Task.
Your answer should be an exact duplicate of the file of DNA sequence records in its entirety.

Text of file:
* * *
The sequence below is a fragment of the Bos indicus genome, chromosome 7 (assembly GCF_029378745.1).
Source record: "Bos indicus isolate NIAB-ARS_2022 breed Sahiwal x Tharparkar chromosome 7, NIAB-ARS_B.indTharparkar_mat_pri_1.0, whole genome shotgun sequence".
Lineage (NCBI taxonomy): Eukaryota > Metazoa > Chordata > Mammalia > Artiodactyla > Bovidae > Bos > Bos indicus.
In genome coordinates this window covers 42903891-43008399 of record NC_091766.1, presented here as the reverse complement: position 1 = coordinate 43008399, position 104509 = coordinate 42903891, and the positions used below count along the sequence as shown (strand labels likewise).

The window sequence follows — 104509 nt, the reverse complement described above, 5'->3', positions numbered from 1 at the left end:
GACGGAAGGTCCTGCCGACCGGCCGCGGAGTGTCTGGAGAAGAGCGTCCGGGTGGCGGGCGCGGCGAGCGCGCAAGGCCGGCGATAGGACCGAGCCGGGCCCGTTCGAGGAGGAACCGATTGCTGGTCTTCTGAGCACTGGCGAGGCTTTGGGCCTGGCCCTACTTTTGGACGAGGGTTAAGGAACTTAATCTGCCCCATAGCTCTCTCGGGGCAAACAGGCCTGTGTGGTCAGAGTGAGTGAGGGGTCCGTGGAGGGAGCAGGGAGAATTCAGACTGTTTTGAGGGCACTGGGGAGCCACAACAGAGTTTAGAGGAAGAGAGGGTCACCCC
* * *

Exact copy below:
The sequence below is a fragment of the Bos indicus genome, chromosome 7 (assembly GCF_029378745.1).
Source record: "Bos indicus isolate NIAB-ARS_2022 breed Sahiwal x Tharparkar chromosome 7, NIAB-ARS_B.indTharparkar_mat_pri_1.0, whole genome shotgun sequence".
Lineage (NCBI taxonomy): Eukaryota > Metazoa > Chordata > Mammalia > Artiodactyla > Bovidae > Bos > Bos indicus.
In genome coordinates this window covers 42903891-43008399 of record NC_091766.1, presented here as the reverse complement: position 1 = coordinate 43008399, position 104509 = coordinate 42903891, and the positions used below count along the sequence as shown (strand labels likewise).

The window sequence follows — 104509 nt, the reverse complement described above, 5'->3', positions numbered from 1 at the left end:
GACGGAAGGTCCTGCCGACCGGCCGCGGAGTGTCTGGAGAAGAGCGTCCGGGTGGCGGGCGCGGCGAGCGCGCAAGGCCGGCGATAGGACCGAGCCGGGCCCGTTCGAGGAGGAACCGATTGCTGGTCTTCTGAGCACTGGCGAGGCTTTGGGCCTGGCCCTACTTTTGGACGAGGGTTAAGGAACTTAATCTGCCCCATAGCTCTCTCGGGGCAAACAGGCCTGTGTGGTCAGAGTGAGTGAGGGGTCCGTGGAGGGAGCAGGGAGAATTCAGACTGTTTTGAGGGCACTGGGGAGCCACAACAGAGTTTAGAGGAAGAGAGGGTCACCCC